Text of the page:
Jesus clinches the argument with the challenge to his critics that if he casts out demons by the finger of God, then the kingdom of God has come upon them. When a strong man is fully armed and guards his palace, his possessions are secure. But when one who is stronger breaks in and overpowers him, the defences on which he relied are useless. This, Jesus is saying, is what he is doing to the prince of demons, as he plunders his house, overpowers him and establishes the kingdom of God. If this is so, then Jesus’ critics ought to be very careful about rushing to negative judgements.
“Whoever is not with me is against me, and whoever does not gather with me scatters.”
Jesus addresses not just his declared opponents, but also those who sit on the fence: those who do not commit themselves, who avoid difficult decisions and their consequences, who wait to see how things will turn out before rallying to the winning side.
But, says Jesus, those who do not take his side lend credence and tacit support to those who reject him. There is no neutral position. The opposite of work for the kingdom is not benign neutrality, but activity against the kingdom. In this context, inertia is a hostile force. “For evil to triumph, it is necessary only that the good remain silent.”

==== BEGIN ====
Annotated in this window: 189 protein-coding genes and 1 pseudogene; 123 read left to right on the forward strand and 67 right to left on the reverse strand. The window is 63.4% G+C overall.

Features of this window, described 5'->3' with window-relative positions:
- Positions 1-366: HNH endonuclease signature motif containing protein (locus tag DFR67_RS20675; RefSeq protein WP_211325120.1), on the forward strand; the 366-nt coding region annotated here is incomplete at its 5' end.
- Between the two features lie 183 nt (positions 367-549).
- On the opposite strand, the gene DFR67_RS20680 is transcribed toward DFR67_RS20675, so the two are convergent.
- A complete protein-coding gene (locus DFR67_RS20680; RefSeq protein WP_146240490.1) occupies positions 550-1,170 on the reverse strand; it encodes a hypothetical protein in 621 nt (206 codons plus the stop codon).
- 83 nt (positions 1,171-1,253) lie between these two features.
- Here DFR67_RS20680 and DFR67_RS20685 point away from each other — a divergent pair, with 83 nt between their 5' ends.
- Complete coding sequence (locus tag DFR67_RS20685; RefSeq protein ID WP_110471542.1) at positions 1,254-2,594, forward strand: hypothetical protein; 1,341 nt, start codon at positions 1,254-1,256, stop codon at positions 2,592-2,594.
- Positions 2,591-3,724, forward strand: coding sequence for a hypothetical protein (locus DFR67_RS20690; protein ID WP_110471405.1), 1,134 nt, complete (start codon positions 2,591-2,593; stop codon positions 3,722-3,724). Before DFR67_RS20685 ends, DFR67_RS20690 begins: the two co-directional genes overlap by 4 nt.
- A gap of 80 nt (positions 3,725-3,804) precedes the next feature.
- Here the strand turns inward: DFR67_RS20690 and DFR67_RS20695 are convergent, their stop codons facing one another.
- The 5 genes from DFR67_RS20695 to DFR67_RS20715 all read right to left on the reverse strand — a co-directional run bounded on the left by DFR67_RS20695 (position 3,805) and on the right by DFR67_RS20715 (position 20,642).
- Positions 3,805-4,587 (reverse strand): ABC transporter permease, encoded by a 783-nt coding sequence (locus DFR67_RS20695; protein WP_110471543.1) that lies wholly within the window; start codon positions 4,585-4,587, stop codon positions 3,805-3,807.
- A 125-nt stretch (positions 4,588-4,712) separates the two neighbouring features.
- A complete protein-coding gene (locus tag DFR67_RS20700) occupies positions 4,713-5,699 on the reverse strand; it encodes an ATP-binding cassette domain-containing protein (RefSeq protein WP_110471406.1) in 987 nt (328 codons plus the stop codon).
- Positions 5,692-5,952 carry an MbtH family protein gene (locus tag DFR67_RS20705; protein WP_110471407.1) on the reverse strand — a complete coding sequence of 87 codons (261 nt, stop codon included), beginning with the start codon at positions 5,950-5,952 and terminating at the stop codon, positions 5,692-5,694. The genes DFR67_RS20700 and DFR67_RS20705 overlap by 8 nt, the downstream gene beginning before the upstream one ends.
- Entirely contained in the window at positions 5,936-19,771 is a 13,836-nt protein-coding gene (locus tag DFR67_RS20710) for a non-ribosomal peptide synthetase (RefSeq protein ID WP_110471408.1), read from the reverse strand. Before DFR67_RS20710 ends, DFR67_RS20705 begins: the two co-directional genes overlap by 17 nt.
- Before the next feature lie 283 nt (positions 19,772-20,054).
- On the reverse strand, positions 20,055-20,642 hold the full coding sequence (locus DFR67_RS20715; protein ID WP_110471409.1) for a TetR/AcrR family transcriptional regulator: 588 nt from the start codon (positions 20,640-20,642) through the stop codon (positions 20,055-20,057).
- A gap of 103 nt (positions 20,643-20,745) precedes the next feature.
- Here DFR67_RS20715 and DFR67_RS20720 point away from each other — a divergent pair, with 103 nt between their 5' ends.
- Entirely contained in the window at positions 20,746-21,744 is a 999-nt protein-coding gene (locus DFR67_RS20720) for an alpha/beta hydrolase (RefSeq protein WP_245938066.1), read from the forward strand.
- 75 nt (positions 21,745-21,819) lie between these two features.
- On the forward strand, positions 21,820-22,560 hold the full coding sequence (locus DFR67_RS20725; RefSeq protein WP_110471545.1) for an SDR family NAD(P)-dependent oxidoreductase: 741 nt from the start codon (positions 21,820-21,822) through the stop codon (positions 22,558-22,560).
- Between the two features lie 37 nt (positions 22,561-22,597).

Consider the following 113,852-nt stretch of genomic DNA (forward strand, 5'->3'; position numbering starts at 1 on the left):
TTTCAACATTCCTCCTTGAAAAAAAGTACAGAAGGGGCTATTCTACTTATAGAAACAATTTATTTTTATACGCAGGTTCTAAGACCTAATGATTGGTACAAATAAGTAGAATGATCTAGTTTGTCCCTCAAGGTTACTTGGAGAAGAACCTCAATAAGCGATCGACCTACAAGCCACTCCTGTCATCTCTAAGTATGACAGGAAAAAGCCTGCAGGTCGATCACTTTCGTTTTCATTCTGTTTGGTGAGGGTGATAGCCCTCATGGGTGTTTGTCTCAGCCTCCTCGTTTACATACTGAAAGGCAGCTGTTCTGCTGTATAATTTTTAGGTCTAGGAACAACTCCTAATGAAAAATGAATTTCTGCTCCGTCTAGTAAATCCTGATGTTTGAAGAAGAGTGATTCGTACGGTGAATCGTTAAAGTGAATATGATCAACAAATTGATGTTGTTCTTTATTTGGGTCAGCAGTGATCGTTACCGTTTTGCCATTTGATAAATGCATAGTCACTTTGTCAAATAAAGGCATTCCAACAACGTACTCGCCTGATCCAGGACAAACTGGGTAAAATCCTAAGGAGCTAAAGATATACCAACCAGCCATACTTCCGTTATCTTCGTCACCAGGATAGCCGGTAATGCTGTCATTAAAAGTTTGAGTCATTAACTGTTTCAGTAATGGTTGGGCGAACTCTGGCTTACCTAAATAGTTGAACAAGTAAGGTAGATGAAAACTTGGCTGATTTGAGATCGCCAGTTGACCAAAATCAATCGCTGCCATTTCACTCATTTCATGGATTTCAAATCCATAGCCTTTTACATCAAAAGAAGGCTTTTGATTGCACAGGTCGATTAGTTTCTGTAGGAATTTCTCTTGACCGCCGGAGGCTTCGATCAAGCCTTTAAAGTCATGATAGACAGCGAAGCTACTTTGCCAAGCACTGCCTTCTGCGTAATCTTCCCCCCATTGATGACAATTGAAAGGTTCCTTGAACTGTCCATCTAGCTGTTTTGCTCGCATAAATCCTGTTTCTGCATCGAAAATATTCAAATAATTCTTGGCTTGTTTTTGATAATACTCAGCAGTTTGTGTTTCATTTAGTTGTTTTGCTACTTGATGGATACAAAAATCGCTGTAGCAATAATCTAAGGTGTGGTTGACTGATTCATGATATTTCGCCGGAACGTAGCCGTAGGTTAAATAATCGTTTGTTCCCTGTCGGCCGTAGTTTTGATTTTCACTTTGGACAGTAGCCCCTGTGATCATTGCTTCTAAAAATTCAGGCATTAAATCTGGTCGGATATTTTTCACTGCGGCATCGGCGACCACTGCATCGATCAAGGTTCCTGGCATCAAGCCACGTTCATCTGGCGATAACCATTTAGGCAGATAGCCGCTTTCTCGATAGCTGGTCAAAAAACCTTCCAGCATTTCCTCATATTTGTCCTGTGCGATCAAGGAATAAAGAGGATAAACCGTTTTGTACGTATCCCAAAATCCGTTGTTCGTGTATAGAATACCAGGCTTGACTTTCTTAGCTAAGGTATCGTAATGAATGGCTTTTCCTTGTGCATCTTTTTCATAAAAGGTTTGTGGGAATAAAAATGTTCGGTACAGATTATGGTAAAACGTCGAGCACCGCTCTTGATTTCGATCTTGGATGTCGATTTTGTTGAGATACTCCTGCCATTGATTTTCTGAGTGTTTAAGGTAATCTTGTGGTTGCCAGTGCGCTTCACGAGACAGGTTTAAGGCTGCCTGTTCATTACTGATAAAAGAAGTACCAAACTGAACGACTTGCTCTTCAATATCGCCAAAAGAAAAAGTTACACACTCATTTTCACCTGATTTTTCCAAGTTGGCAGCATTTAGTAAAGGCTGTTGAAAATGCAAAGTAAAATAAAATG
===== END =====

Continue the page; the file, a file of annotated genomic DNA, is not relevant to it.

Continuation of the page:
Demons and spirits were thought to be territorial creatures; always in search of a home to settle in. Jesus warns that unless we allow the Spirit of God into our lives after the expulsion of evil spirits, we are in serious danger of falling into a worse situation still. We will be ripe for reoccupation by the former spirit, and even more malevolent ones. Again, there is no neutral position, no unoccupied dwelling.